The rise in meningitis cases: 5 questions for the GP

meningitis cases On Tuesday, November 14, the Pasteur Institute warned of an increase in cases of meningococcal meningitis in France. “Unprecedented recovery” after the end of health measures introduced during the Covid-19 epidemic. Between January and September 2023, 421 cases have already been recorded, an increase of 36% compared to 2019, ahead of the winter peak. The mortality rate for this type of meningitis is 10% and it can also leave patients with sequelae. Should we succumb to psychosis? How to distinguish it from classic meningitis? We put our questions to general practitioner Brigitte Tregouet.

SHE. What is meningitis and what are its symptoms?

Brigitte Tregouet. Meningitis is an infection of the cerebrospinal fluid (fluids present in the brain and spinal cord, editor’s note) by various infectious agents that can range from viruses to bacteria. Regarding the symptoms, let’s put fulminant meningitis on one side and standard meningitis on the other. As for classic meningitis, there is vomiting, headache and a stiff neck. In severe meningitis, these symptoms do not appear. Instead we see purpura fulminans, bleeding under the skin like a bruise that spreads very quickly. Professionals usually trace the outline of the bruise with a pencil to record its growth. A bruise without shock that develops very quickly can be an absolute emergency.

SHE. Blitzkrieg sparks meningitis psychosis…

BT It’s important to remember that there are different types of meningitis and that not all are equally serious. Some are extremely serious, called fulminant meningitis, and can kill the patient within hours. It is this that gives the disease its rightful and terrible reputation. Others are much rarer, such as slowly progressive meningitis (especially tuberculosis). Furthermore, it is bacterial meningitis, for which the patient has time to be treated, or even viral meningitis, which heals itself. The fear associated with this disease is due to meningococcal meningitis, the most serious form of which is part of severe meningitis. In this case, doctors administer an immediate antibiotic injection before transfer to the hospital.

SHE. How is it transmitted and at what age is the risk of contamination greatest?

BT meningitis is often communicated in groups. It is sometimes called the “military” disease because it is often passed from young people to young people in communities. It can also affect younger children. Pneumococcal meningitis, less well known than meningococcal meningitis, is mainly caught in groups. Meningococcal meningitis is generally said to have two peaks, around the second year of life and during community life. Although it mainly affects young people, the disease can still be detected at any age.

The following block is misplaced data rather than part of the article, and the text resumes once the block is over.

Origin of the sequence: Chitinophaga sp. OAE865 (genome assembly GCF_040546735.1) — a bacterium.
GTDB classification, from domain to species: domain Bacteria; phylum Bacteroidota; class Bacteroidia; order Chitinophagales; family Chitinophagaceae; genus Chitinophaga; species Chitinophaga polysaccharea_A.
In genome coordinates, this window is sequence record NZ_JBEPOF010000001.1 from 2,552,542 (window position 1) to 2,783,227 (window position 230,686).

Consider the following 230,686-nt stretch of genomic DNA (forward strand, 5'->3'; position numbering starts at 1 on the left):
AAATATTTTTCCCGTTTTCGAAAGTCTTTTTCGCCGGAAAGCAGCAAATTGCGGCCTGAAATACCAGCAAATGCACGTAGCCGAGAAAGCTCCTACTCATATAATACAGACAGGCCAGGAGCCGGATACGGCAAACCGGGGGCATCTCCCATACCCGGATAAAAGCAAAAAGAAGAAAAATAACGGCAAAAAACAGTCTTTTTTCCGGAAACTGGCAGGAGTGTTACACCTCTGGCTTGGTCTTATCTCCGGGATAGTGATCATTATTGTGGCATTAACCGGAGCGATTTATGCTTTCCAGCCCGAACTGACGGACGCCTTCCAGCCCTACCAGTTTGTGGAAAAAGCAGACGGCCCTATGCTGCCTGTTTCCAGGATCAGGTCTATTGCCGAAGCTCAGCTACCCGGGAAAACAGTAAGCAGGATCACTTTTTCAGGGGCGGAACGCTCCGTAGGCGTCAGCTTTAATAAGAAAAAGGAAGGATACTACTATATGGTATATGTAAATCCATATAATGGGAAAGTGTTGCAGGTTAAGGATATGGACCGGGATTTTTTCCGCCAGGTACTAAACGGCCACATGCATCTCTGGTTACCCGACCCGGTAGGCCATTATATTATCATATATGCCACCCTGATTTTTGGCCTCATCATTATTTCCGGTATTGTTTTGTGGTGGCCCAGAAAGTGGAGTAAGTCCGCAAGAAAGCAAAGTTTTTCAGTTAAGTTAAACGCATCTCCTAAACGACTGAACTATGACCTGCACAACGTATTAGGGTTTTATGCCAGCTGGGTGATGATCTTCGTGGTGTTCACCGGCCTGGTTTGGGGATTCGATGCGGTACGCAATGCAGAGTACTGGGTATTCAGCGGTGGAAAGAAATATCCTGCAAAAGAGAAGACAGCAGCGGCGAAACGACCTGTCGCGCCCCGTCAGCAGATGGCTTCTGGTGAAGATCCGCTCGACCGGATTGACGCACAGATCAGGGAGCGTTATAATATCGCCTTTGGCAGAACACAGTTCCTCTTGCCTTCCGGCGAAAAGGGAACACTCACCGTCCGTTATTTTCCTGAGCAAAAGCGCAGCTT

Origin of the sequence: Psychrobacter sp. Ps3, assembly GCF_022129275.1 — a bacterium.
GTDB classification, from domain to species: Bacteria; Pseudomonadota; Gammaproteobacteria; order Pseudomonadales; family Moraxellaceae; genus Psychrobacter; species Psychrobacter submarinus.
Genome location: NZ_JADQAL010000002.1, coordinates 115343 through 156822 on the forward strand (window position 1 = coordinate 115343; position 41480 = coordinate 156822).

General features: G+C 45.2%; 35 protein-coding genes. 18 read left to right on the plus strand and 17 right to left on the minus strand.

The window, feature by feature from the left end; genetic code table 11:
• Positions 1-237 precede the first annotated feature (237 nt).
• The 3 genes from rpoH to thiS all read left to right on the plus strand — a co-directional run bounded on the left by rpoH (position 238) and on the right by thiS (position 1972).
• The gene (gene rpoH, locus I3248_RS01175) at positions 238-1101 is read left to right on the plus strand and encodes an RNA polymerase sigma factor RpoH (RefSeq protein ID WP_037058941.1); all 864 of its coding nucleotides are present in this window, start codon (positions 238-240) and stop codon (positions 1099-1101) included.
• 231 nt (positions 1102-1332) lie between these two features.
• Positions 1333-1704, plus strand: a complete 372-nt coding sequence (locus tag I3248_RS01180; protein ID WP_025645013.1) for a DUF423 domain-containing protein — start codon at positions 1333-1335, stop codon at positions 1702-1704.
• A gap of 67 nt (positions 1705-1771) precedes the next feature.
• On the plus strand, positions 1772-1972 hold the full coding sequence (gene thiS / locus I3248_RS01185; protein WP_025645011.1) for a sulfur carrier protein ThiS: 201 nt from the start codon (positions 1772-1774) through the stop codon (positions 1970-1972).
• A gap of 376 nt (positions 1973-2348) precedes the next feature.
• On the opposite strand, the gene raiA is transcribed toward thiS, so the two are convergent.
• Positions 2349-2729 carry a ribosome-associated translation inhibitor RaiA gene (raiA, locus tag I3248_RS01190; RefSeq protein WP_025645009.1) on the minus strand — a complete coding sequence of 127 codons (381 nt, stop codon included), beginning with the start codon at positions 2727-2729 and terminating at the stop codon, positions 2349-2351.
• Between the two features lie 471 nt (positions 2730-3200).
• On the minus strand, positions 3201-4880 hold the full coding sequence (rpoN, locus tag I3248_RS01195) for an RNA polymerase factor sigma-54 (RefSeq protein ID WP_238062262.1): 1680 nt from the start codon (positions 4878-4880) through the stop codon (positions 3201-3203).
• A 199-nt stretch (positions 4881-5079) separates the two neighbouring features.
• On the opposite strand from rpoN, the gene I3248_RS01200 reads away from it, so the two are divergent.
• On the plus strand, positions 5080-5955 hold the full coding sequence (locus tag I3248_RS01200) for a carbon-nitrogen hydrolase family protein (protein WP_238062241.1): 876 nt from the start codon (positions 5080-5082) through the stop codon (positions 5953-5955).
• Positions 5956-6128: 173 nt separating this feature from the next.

SHE. How to protect yourself from it this winter?

BT Standard hygiene measures are required: hand washing, room ventilation… Everything we ended up applying during the Covid-19 epidemic. If I had one piece of advice, it would be to show what the purpura looks like so you can identify the meningococcal meningitis emergency.

SHE. What about vaccines?

BT Several bacteria are involved in the meningitis vaccine. In particular, pneumococcus, against which all children are vaccinated in France, which reduces the incidence of this type of meningitis. Other mandatory vaccines are vaccines against meningitis B and C. Very early vaccination against meningococcal meningitis is also for very young children. However, there are a huge number of subtypes of meningococci, and there is still no vaccine that can work against all its forms.

The Rise in Meningitis Cases: 5 Questions for Your GP

With a recent rise in meningitis cases, it’s natural to feel concerned. Here are 5 key questions you can ask your GP to get a clearer picture and ensure you’re informed:

  1. What specific strain of meningitis is causing the rise in cases? Understanding the type of meningitis will help you know the symptoms to watch out for, as some strains have different presentations.

  2. Who is most at risk for this particular strain of meningitis? Knowing the risk factors can help you assess your own risk and that of your loved ones.

  3. Are there any preventative measures I can take to reduce my risk? This could involve inquiring about vaccinations available or other preventive steps specific to the strain.

  4. What are the early warning signs of meningitis to be aware of? Early detection is crucial, so having a clear understanding of the symptoms is important.

  5. Should I be concerned about getting a test for meningitis, and if so, what kind of test would be recommended? Depending on your individual situation and the prevalence in your area, your doctor might advise getting tested.

Additionally, consider asking:

  • Is there any local information or resources available about this specific meningitis strain?
  • Are there any travel advisories related to this rise in cases?

Remember: This information is intended to empower you to have a productive conversation with your doctor. They can provide specific guidance based on your situation and the latest local public health information.

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